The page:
Tuesday, 8 May 2018


A teacher stood up in class one day and asked if there was a pupil who'd like to have the afternoon off and go home early.  Up shot a hand - "Me!" shouted one voice.  "Me too!" came another, and then the cry of "Me too!", "Me too!", "Me too!" reverberated around the classroom in a wave of sound.

Actors and singers are a self-absorbed, self-centred lot, who, just like kids, don't like to feel excluded from anything.  Millionaire entertainers appear on TV and ask people on less than average incomes to "give generously", while said rich folk raise their profiles and boost their 'caring' reputations at the same time.  (Did you know that TERRY WOGAN copped nine grand a pop for hosting CHILDREN IN NEED?)  If a mere handful of those rich celebs were to open their own cheque books, then they wouldn't need to ask the public for donations.  The spotlight on them isn't quite as bright that way though, is it?  And it's more obvious that the news has been released to the Press to enhance someone's rep.

Let me digress for a moment while I relate another true story.  Almost 20 years ago, a woman took a shine to me, and did her best to win my affections.  Every day, she'd come over to where I was sitting in a local 'food court' and sit down at my table.  She made eyes at me, flirted with me, and made it obvious that she was available if I were interested.  Trouble was, I wasn't.  She wasn't unattractive, but she just wasn't the type of woman that rang my bell, so I resisted her blatant advances.  She even bought two cinema tickets one night and asked me to accompany her to 'the pictures'.  As you'll have gathered by now, I'm pretty irresistible to women (as well as completely deluded - especially when it comes to how irresistible I am to women).  Anyway, although flattered to a degree, I had to let her down gently without hurting her feelings - so I told her I was too in love with myself to have room for anyone else in my life.  Okay, I jest (or do I?), but I managed to convey that I didn't feel towards her as she did towards me, and she backed off.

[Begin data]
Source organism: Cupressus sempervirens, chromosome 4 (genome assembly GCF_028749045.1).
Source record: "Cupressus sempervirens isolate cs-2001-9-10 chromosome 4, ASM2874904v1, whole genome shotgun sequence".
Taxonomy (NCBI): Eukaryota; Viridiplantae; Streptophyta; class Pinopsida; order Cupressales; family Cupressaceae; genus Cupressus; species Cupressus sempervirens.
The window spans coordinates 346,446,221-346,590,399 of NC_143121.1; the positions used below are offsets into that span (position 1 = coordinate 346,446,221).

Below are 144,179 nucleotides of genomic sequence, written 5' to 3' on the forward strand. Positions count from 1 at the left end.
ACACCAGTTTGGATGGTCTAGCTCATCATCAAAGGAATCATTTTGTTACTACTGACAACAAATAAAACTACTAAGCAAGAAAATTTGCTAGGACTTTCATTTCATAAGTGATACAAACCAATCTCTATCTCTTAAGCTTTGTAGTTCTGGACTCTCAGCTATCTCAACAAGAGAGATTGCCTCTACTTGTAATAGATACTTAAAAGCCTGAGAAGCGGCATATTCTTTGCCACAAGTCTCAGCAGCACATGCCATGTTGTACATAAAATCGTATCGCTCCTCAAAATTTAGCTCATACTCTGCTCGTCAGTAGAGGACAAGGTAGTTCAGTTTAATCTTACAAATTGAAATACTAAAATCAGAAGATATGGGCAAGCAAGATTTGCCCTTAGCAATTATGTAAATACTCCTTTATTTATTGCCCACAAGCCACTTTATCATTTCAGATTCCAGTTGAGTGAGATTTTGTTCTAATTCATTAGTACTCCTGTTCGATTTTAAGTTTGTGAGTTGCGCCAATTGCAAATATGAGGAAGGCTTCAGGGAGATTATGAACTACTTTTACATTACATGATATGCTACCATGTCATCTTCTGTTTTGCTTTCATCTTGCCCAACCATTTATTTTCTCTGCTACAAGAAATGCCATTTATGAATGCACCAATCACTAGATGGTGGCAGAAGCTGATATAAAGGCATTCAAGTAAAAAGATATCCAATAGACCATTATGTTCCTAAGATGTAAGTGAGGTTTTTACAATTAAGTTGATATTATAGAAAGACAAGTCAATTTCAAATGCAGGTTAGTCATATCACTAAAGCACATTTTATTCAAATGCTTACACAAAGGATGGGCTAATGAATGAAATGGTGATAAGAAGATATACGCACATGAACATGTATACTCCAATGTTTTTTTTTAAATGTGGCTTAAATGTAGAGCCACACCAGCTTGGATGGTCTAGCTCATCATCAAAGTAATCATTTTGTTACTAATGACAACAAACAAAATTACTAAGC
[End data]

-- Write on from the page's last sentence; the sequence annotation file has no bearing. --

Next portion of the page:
Did I feel harassed?  Did I feel sexually harassed?  Well, no, I don't think so - although I'd have preferred if the situation hadn't happened, and I did feel my heart sink on sight of her because I knew the dance that I didn't want to dance was about to begin again.  I'm sure everyone's been there.

Okay, so with that out of the way, now imagine that a newspaper or TV station were to offer me a couple of hundred pounds to share any experience I may have had of being on the receiving end of unwanted attention from someone.  Or, in the absence of a direct financial incentive, I perceived other ways in which I could profit from telling my tale.  Would I suddenly reinterpret my experience to suit the expectations of some media company looking for people's personal encounters of sexual harassment?  Well, no I wouldn't.  However, there are people who would - and there are even people who would do it without being consciously aware that they were 'massaging' the facts to better suit the demands of what reporters were looking for.  It happens - it's simply a fact of life, and isn't restricted to sexual matters, but transpires in every subject you care to mention.     

And so, to the "#Me Too" brigade.  Yes, it's terrible that people have been sexually harassed or assaulted and those that have indulged in such sickening acts should be brought to book, but there's a very real danger that some people might be so eager to identify with a movement that's generating a lot of media attention, that they'll rewrite their personal  history in order to cut themselves a slice of publicity pie.

So "Who's been sexually harassed or assaulted?" appears to be the big question these days.  "Me!" comes a genuine reply.  Then another, and another, and another - and human nature being what it is - it seems more than likely that some of these cries arise not from those with actual, factual experience, but rather from people who've reinterpreted past events out of a desire to promote themselves by 'supporting' a publicity-generating 'movement'.

Seems it's not just children in a classroom who don't like seeing others receiving something they're not getting.

Are you sick of reading about the topic?  Guess what?

Me too!

Comment ammo loaded?  Fire away.


Lionel Hancock said...

What is sexual harassment..I always thought it was when pressure was put on a person to have sex with them against their will. Now days its smile at a woman and your in jail breaking rocks. Note I said woman. Make a comment about a woman hence Dr Who and all hell breaks loose. Its got beyond the joke now. I better watch what I say before stones are thrown through my windows..

Kid said...

If I worried about that, LH, you wouldn't have this blog to read from time to time. You're right though - it's beyond a joke. See my latest post for more in a similar vein.

Lionel Hancock said...

Yes I read your other post and totally agree. This nonsense has to stop... Even movie stars live in a dream of grandeur .Jennifer Lawrence we were told was Hollywood's biggest draw card demanding massive salaries yet her last three movies were turkeys. Time to get real and someone needs to say No!

Kid said...

Ah, but who could say no to the lovely Jennifer Lawrence, LH?

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